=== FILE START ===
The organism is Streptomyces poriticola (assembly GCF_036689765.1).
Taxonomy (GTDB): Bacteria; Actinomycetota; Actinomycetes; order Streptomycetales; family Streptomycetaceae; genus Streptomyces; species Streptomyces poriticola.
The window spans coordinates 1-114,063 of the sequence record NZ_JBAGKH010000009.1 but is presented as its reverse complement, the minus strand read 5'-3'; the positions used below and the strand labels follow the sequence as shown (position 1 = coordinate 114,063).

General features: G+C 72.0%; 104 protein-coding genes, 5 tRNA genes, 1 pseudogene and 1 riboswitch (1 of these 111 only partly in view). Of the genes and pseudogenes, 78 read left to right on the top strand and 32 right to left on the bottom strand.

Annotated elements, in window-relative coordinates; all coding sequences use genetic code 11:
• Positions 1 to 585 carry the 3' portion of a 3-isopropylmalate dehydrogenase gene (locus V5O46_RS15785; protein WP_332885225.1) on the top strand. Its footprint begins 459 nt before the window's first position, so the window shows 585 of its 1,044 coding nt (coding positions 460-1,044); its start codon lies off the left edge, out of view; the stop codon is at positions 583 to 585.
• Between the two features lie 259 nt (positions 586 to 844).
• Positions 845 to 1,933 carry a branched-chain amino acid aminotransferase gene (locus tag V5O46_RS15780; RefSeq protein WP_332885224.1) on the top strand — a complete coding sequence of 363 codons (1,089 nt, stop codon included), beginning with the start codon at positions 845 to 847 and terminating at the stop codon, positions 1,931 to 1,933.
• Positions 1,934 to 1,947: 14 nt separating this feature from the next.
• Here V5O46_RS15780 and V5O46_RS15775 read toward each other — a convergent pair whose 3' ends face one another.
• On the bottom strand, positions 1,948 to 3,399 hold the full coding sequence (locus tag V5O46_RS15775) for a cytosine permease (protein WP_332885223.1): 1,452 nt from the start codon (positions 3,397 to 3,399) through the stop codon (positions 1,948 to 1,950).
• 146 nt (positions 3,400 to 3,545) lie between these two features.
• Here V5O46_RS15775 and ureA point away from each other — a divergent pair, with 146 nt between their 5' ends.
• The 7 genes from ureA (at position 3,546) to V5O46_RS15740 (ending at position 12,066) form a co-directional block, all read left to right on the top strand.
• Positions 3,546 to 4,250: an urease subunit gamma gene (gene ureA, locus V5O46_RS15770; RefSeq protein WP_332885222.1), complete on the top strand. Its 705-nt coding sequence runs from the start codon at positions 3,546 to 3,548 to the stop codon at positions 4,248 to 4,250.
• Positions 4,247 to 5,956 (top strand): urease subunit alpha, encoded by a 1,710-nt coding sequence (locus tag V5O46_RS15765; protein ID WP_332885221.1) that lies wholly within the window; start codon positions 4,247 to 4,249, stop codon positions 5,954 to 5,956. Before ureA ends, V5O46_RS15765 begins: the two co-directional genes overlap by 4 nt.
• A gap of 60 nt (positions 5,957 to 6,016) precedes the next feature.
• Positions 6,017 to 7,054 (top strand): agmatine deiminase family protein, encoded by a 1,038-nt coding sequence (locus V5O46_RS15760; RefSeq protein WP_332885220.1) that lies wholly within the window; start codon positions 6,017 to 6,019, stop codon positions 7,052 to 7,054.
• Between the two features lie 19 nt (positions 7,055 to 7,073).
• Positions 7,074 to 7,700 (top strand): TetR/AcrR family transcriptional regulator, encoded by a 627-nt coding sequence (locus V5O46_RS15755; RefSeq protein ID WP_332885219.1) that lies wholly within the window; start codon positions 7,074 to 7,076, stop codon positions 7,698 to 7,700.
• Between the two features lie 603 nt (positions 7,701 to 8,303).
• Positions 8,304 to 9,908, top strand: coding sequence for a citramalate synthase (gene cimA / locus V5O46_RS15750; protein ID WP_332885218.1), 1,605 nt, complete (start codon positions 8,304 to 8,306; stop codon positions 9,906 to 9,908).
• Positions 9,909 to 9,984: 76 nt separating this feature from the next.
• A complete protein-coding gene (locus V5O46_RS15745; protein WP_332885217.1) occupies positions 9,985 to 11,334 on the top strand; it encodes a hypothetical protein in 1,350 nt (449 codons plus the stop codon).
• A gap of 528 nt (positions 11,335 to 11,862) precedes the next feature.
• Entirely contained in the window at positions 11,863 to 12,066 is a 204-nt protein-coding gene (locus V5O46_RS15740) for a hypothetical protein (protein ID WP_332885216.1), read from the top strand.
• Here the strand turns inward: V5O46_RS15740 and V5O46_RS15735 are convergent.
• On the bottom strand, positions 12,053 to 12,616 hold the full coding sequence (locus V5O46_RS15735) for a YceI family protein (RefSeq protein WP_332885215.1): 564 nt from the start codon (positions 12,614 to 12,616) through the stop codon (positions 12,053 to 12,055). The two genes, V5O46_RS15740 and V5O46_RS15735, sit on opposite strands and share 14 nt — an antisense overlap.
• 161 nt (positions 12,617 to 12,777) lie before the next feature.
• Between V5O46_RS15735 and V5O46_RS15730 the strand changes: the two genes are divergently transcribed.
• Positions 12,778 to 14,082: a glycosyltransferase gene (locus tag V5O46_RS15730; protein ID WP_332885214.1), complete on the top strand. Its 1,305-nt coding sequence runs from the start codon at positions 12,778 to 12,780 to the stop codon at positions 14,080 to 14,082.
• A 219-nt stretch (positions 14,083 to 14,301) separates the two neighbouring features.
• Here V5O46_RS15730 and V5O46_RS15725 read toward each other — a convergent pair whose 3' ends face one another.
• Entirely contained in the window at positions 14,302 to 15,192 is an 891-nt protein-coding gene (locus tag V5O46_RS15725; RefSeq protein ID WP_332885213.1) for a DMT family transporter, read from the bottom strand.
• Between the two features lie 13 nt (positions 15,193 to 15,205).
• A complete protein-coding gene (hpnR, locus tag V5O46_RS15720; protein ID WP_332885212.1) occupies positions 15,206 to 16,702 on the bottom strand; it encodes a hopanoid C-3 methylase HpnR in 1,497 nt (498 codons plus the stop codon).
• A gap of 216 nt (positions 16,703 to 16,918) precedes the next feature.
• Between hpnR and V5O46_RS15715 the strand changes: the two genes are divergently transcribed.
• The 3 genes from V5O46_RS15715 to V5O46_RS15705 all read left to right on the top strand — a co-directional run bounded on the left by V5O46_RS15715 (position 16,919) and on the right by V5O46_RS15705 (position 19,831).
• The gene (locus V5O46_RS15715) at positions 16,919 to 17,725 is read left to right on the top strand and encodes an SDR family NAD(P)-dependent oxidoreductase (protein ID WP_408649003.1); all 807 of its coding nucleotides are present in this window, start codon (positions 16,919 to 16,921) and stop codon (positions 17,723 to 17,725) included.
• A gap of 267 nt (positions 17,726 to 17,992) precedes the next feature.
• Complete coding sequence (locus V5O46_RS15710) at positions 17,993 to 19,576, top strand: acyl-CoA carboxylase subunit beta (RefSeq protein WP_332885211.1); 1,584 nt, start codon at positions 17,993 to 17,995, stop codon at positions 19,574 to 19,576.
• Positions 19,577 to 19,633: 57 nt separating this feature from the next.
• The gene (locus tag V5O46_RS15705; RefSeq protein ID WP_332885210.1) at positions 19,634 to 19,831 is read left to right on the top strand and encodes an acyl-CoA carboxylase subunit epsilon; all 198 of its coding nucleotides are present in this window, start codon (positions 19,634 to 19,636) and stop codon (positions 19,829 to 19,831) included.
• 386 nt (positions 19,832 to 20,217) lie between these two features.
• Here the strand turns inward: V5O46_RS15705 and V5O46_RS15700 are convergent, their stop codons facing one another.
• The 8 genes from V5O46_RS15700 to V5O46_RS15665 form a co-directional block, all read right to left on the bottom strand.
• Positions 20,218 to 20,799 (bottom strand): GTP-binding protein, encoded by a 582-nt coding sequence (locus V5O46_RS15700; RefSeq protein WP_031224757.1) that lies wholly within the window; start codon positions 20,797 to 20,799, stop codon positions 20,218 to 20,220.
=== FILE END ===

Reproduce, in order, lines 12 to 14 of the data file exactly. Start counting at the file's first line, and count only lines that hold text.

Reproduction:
• 146 nt (positions 3,400 to 3,545) lie between these two features.
• Here V5O46_RS15775 and ureA point away from each other — a divergent pair, with 146 nt between their 5' ends.
• The 7 genes from ureA (at position 3,546) to V5O46_RS15740 (ending at position 12,066) form a co-directional block, all read left to right on the top strand.